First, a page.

Forum: Ruby on Rails [ANN] Authorization Plugin for Rails

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9e7c9c07e64a6b7b075097831c360d53?d=identicon&s=25 Bill Katz (Guest)
on 2006-02-21 07:33
(Received via mailing list)
I've posted a lengthy description of an authorization plugin for Rails
on my
blog:
http://www.billkatz.com/authorization

It describes a proposed DSL for authorization, a pattern for use that
describes conventions, and a reference implementation that lets you test
the
some of the ideas. I hope that some subset of Rails programmers
gravitate
toward a common DSL for authorization, which would ease sharing of
plugins
that require authorization.

Hope you like it.
-Bill
A63764f318f10379c8b51349b757cf4b?d=identicon&s=25 Jay Levitt (Guest)
on 2006-02-21 14:18
(Received via mailing list)
On Tue, 21 Feb 2006 01:31:29 -0500, Bill Katz wrote:

> I've posted a lengthy description of an authorization plugin for Rails on my
> blog:
> http://www.billkatz.com/authorization

I'm really glad you've taken this on - with three active role-based
plugin
projects, it's a good time to settle on compatible syntax.

Initial musings:

- "permit" might too short a phrase for a plugin/engine that will gain
widespread use.  What's the likelihood of conflict?  Would permit_access
be
better, or is that redundant?  Then again, if rails can take "render"
and
"find" for itself, maybe "permit" is fine.

- It looks like you can grant a whole action permission at the top of
the
class, not just wrapped in a block, right?  As in
  permit "registered", :except => public

I assume multiple permit statements would be additive - if one of them
grants you access, you have access?  It might be nice to declare that
they're processed in order, and to create an equivalent "deny"
statement.
Otherwise, there are things you can't do.  F'rinstance, I want to take
new
users (who have role User) through a registration screen, but not allow
them back once they've been granted the Registered role.  Since the User
and Registered roles are additive in UserEngine, I have to create a
temporary Registering role, instead of
  deny "registered", :only => :reg_action
  permit "user", :only => :reg_action

- Thinking along those lines, :action might better than :only, since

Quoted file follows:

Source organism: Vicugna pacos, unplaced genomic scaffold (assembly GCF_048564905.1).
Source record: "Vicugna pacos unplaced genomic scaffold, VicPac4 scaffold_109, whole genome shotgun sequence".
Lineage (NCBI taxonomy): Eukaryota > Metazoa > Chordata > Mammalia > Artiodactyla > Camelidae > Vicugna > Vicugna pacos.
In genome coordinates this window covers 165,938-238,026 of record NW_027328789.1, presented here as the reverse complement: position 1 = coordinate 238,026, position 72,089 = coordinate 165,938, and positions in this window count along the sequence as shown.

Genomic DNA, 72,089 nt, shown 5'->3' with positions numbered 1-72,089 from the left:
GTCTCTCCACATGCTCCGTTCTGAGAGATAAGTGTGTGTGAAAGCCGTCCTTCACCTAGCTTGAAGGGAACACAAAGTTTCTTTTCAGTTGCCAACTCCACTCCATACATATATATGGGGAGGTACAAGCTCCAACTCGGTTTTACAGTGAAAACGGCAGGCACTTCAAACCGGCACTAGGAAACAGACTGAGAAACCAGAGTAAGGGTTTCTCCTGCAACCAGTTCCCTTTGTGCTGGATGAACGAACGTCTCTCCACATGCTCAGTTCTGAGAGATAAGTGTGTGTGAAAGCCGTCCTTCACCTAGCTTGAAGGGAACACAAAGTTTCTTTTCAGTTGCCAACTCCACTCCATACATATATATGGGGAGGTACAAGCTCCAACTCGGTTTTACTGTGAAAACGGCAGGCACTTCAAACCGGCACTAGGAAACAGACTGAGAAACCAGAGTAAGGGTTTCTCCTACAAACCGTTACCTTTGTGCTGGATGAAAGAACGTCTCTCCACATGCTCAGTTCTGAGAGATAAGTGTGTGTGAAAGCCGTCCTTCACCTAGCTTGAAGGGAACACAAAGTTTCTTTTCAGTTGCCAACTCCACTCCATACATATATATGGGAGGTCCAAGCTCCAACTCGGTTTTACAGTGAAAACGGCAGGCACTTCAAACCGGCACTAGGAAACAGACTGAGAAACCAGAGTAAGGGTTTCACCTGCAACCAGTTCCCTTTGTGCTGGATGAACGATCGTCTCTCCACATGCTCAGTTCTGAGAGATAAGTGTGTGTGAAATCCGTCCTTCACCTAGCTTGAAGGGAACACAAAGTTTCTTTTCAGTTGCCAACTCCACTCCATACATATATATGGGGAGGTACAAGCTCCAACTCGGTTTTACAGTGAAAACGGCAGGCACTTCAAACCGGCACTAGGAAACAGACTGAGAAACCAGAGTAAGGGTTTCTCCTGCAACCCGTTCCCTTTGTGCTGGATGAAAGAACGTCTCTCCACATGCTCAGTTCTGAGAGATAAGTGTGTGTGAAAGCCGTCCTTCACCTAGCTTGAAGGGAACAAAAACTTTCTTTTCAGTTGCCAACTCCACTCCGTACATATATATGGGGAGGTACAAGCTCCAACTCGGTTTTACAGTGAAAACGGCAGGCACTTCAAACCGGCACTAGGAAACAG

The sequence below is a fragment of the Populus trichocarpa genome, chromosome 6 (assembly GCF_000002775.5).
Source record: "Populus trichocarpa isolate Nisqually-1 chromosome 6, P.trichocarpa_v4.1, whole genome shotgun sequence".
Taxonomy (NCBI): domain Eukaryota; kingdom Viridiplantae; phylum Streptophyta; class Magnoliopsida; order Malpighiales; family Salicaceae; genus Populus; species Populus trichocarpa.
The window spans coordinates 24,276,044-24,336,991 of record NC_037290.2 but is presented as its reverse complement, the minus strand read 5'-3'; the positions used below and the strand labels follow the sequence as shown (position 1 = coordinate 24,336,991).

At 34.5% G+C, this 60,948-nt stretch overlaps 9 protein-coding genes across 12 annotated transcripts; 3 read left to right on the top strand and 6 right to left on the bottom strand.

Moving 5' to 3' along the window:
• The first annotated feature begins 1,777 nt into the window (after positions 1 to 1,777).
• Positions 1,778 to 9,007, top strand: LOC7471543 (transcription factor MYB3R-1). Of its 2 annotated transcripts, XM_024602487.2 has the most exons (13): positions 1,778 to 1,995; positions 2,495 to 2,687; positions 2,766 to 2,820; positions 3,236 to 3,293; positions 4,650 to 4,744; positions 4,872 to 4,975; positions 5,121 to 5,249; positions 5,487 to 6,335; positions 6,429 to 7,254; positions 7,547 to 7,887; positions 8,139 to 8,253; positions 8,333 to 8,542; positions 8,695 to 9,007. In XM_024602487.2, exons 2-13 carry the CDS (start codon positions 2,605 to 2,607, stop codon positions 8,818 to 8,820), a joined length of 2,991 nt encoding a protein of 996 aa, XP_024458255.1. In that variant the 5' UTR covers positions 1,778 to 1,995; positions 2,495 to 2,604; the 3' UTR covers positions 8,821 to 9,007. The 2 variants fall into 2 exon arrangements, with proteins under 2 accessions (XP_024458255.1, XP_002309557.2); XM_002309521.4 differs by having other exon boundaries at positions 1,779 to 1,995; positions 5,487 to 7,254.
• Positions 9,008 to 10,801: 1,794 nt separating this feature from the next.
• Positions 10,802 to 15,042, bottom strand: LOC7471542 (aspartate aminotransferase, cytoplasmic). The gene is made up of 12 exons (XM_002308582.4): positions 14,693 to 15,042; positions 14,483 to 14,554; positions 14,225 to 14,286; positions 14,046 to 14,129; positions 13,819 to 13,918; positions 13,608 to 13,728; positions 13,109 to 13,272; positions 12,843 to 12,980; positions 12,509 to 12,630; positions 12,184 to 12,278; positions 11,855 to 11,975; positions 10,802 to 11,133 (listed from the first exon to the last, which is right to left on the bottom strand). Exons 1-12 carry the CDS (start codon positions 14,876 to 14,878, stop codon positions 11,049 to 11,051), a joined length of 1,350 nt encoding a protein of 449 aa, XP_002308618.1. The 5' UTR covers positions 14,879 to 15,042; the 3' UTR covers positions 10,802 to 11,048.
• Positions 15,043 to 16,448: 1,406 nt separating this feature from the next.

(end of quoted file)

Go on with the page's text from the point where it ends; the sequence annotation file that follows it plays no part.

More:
:only
isn't actually exclusive.

- As someone who hasn't done Ruby outside Rails - and who's watched as
Rails' reliance on instance variables has decreased since 0.8 - I find
it
confusing that ":meeting" can refer to substition by an options hash (a
la
printf("%s")) or a previously-defined instance variable.

If it's an instance variable, I'd like to explicitly declare that:
  permit "moderator of @meeting"

If, otoh, it's an options hash, well, I'm not sure, but maybe
  permit "moderator of #meeting"

Using ":meeting" implies (to my brain) that it's a real symbol already
defined elsewhere.  I'm trying to think of other Rails-isms that do such
substitution, but I haven't had enough coffee yet.

I had a few other confusions about meeting vs. Meeting vs. :meeting vs
@meeting.id, but I think I cleared them up as I wrote this.

Again, I feel like the syntax is disambiguous enough for a parser, but
not
necessarily for a programmer... but I don't have enough Rails/Ruby
experience to necessarily suggest something better.

Jay Levitt
9e7c9c07e64a6b7b075097831c360d53?d=identicon&s=25 Bill Katz (Guest)
on 2006-02-21 15:56
(Received via mailing list)
On 2/21/06, Jay Levitt <jay+news@jay.fm> wrote:
>
> - It looks like you can grant a whole action permission at the top of the
> class, not just wrapped in a block, right?  As in
>   permit "registered", :except => public


Yes.  A class method "permit" inserts authorization checks via the
before_filter, and I pass along the :only and :except hashes. In real
life,
this makes for succinct class-level authorization. A few of my
controllers
are restricted to registered members, which only requires: permit
"member"

I assume multiple permit statements would be additive - if one of them
> grants you access, you have access?


They are processed in order and use redirection by default, unless you
use
the permit? form. The idea was to use it like scope: to execute a method
you
have to satisfy the class-level authorization as well as any preceding
method-level permits. Unfortunately, I haven't been able to work out
short-circuiting with the redirection. That's why the block form of
permit (
i.e., permit "foo" do...end) is used frequently in my code.

It might be nice to declare that
> they're processed in order, and to create an equivalent "deny" statement.
> Otherwise, there are things you can't do.  F'rinstance, I want to take new
> users (who have role User) through a registration screen, but not allow
> them back once they've been granted the Registered role.  Since the User
> and Registered roles are additive in UserEngine, I have to create a
> temporary Registering role, instead of
>   deny "registered", :only => :reg_action
>   permit "user", :only => :reg_action


I think this is what you want:
  permit "user and not registered" do
    ...
  end
If you use that in #reg_action, it will redirect unless whatever
user-like
model you are using has role "user" and is not "registered."

- Thinking along those lines, :action might better than :only, since
:only
> isn't actually exclusive.


The :only, :except syntax is used for compatability with before_filter

- As someone who hasn't done Ruby outside Rails - and who's watched as
> Rails' reliance on instance variables has decreased since 0.8 - I find it
> confusing that ":meeting" can refer to substition by an options hash (a la
> printf("%s")) or a previously-defined instance variable.


I thought about it, and I'm amenable to changes that make things less
confusing. The symbol-like nomenclature for the model is consistent with
ActiveRecord associations, e.g., belongs_to :meeting.

Thanks for the comments.
-Bill
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